The food and drink cart that rolls down the aisle is a welcome treat in the middle of a flight. But what seems like a snack to most passengers, seems like a golden opportunity to David Hailey†
An accountant and a graduate of both NC State and Duke’s Fuqua School of Business, Hailey has spent nearly two decades working in corporate America in the areas of risk management and auditing. While working as General Manager for Delta Air Lines, Hailey oversaw the inflight and in-flight inventory management procedures for the aviation giant.
There he first saw the possibility around the drinks cart.
Whether it’s food, beer, or spirits, airlines spend a lot of money and resources on in-flight inventory. Traditionally, managing that inventory has been incredibly manual, Hailey told Hypopotamus. his startup countifi uses computer vision to improve the way that inventory is “counted, managed, and recorded.”
Computer vision is an area within artificial intelligence that focuses on training a computer to extract important information from an image. Countifi tries to take those images and create a library in which image recognition software can track usage over time by SKU.
Accurately counting the number of Coke cans on a flight may not seem so innovative. But as Hailey explained, it could have major business implications for an airline. Countifi’s cameras and computer vision technology could help airlines “understand what passengers are consuming on the plane” and help teams better plan their inventory.
“This does three things,” Hailey explained to Hypepotamus. “It helps save money on inventory costs by reducing the amount of inventory needed, it can reduce labor costs, and it reduces the weight carried on the plane. Every kilogram carried on an airplane has a fuel coefficient, so they can also save on weight or fuel savings.”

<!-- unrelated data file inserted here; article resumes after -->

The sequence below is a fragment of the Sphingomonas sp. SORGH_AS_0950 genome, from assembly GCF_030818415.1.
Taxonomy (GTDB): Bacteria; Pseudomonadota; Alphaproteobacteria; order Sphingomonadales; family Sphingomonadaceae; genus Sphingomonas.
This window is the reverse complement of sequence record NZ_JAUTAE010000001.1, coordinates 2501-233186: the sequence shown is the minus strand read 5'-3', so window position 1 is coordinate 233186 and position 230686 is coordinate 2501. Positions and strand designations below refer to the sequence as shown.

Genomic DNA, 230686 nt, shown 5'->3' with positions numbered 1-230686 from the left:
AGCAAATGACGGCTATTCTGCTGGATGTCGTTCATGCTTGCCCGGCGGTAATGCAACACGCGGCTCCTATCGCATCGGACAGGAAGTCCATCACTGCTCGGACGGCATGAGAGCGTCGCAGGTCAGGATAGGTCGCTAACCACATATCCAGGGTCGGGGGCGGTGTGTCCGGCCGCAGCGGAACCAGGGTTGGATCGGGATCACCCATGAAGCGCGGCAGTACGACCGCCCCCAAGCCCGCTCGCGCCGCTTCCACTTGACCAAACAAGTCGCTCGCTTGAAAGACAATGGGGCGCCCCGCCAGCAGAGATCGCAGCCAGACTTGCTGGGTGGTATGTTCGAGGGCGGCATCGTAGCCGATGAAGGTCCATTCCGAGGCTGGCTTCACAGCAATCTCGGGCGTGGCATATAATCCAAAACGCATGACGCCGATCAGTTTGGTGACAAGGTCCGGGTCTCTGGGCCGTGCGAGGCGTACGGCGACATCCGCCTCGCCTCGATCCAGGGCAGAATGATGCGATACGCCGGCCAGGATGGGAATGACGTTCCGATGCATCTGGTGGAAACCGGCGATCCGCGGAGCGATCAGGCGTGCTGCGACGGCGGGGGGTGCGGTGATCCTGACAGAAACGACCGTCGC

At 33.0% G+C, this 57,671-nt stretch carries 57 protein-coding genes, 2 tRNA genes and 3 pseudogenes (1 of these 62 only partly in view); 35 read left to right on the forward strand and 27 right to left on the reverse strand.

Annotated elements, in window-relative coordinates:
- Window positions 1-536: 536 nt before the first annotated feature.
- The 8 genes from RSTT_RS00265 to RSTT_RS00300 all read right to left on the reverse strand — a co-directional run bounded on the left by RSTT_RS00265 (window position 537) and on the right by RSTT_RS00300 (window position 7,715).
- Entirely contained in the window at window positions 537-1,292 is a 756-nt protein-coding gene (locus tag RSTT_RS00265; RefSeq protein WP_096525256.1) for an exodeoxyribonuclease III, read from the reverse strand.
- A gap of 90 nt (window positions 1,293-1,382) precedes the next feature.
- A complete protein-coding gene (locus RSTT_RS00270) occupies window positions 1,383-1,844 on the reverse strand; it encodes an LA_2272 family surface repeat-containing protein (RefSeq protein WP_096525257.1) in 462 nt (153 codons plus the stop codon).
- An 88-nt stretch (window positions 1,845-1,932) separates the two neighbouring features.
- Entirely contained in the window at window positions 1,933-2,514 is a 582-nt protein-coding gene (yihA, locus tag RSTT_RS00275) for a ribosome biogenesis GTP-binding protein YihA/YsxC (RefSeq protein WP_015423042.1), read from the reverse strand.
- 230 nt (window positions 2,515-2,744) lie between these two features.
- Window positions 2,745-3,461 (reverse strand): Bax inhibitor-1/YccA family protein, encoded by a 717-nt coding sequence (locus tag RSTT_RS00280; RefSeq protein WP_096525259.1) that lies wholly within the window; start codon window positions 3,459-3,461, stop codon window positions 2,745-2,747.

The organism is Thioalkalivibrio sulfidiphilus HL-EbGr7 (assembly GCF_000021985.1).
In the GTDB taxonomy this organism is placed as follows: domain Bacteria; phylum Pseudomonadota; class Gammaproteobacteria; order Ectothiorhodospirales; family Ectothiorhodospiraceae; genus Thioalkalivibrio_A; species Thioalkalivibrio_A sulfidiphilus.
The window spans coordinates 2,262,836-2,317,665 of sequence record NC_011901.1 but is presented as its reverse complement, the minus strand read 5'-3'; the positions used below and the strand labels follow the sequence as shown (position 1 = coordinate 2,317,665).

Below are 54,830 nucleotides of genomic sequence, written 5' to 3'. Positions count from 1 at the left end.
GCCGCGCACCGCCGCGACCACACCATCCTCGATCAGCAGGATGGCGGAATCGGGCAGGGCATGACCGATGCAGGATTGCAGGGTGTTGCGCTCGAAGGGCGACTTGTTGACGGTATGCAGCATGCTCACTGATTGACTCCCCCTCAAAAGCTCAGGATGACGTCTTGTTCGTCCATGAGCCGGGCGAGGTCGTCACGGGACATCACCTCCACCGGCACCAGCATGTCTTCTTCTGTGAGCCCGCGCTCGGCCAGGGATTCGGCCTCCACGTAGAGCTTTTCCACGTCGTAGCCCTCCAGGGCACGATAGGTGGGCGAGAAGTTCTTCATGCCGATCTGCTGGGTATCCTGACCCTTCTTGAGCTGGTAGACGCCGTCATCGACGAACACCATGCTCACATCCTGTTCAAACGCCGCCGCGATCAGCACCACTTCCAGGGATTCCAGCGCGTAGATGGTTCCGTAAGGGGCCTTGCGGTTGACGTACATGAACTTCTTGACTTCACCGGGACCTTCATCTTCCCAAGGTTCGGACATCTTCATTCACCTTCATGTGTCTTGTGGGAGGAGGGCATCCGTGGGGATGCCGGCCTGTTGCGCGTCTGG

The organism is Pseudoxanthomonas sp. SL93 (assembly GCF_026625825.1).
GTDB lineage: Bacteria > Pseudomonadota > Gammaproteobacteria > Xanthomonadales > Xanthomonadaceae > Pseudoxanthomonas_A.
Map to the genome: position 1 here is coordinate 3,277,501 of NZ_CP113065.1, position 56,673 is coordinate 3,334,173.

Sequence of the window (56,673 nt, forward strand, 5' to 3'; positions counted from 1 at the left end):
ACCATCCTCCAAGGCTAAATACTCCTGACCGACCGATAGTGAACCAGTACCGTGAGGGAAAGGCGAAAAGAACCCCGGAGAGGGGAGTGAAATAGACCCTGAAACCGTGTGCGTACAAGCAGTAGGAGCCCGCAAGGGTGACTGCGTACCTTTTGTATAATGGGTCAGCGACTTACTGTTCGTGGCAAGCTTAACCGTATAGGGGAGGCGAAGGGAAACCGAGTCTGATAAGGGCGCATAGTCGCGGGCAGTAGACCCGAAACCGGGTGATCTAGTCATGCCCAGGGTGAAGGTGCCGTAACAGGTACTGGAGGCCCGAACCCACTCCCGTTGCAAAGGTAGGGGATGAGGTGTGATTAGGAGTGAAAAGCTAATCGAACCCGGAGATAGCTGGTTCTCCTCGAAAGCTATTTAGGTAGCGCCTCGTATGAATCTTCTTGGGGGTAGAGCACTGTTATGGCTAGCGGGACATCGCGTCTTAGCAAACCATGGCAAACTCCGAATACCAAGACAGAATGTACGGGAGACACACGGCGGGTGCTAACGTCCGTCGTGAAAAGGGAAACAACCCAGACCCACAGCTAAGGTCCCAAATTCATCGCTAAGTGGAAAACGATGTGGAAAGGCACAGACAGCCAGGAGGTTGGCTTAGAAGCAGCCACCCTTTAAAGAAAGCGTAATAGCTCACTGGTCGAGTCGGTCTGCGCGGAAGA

Perhaps in the future, that could help alleviate those terrifying price tags associated with airline tickets. But in general, Hailey sees this kind of technology as the key to moving the aviation industry into a more sustainable future.
“If the pandemic has taught airlines anything, it’s that they need to be more cost-conscious… and they need to care more about the environment and sustainability.”
Lessons learned, in the air and on the ground
While Countifi has already completed successful airline projects in the US and Dubai, Hailey admits that timing wasn’t necessarily on the startup’s side. “We’ve started in the middle of a pandemic and we’re about to start raising capital at the start of a recession,” he said.
But Countifi found clients outside the airline industry who helped the bootstrap startup grow over the course of the pandemic. Healthcare and construction quickly emerged as key use cases. Countifi’s cameras are used in places like Duke Hospital to count medical devices and other items in storage rooms. This has helped hospitals track historical trends in inventory usage and adjustments needed.
Hailey was quick to point out that while growing such a startup during a pandemic was not ideal, he relied heavily on Atlanta’s startup infrastructure to compete for being a first founder. Countifi’s first office was in Atlanta Tech Village and the team now runs out of The Russell Center.
The company is also part of Goodie Nation and was recently selected as a member of Endeavor Atlanta’s 2nd ScaleUp ATL cohort.
From Countifi’s home base in downtown Atlanta, Hailey has assembled a team of computer vision engineers, developers and designers ready to scale the platform in the second half of 2022.